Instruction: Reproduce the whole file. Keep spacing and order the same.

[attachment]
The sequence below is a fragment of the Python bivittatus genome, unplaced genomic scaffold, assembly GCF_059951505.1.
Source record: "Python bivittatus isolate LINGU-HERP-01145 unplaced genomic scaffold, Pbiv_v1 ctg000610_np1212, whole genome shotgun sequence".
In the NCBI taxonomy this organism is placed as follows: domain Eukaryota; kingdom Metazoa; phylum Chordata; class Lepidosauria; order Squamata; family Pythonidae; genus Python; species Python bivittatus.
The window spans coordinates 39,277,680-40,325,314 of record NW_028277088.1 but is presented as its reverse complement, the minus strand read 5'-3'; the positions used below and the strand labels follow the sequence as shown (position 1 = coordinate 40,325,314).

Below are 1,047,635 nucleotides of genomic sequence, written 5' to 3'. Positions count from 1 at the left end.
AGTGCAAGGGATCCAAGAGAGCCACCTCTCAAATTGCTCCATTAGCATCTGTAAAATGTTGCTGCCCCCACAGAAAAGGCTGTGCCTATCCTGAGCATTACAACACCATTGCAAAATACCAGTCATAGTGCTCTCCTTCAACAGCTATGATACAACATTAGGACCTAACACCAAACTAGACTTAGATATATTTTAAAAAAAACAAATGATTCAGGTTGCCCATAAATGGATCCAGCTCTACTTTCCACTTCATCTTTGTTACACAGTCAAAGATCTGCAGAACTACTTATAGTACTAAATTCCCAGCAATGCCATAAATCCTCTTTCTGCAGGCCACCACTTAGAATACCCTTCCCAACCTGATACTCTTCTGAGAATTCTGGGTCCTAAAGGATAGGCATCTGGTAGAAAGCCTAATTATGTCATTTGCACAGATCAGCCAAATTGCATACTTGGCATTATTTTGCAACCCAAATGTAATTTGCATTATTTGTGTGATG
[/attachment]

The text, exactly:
The sequence below is a fragment of the Python bivittatus genome, unplaced genomic scaffold, assembly GCF_059951505.1.
Source record: "Python bivittatus isolate LINGU-HERP-01145 unplaced genomic scaffold, Pbiv_v1 ctg000610_np1212, whole genome shotgun sequence".
In the NCBI taxonomy this organism is placed as follows: domain Eukaryota; kingdom Metazoa; phylum Chordata; class Lepidosauria; order Squamata; family Pythonidae; genus Python; species Python bivittatus.
The window spans coordinates 39,277,680-40,325,314 of record NW_028277088.1 but is presented as its reverse complement, the minus strand read 5'-3'; the positions used below and the strand labels follow the sequence as shown (position 1 = coordinate 40,325,314).

Below are 1,047,635 nucleotides of genomic sequence, written 5' to 3'. Positions count from 1 at the left end.
AGTGCAAGGGATCCAAGAGAGCCACCTCTCAAATTGCTCCATTAGCATCTGTAAAATGTTGCTGCCCCCACAGAAAAGGCTGTGCCTATCCTGAGCATTACAACACCATTGCAAAATACCAGTCATAGTGCTCTCCTTCAACAGCTATGATACAACATTAGGACCTAACACCAAACTAGACTTAGATATATTTTAAAAAAAACAAATGATTCAGGTTGCCCATAAATGGATCCAGCTCTACTTTCCACTTCATCTTTGTTACACAGTCAAAGATCTGCAGAACTACTTATAGTACTAAATTCCCAGCAATGCCATAAATCCTCTTTCTGCAGGCCACCACTTAGAATACCCTTCCCAACCTGATACTCTTCTGAGAATTCTGGGTCCTAAAGGATAGGCATCTGGTAGAAAGCCTAATTATGTCATTTGCACAGATCAGCCAAATTGCATACTTGGCATTATTTTGCAACCCAAATGTAATTTGCATTATTTGTGTGATG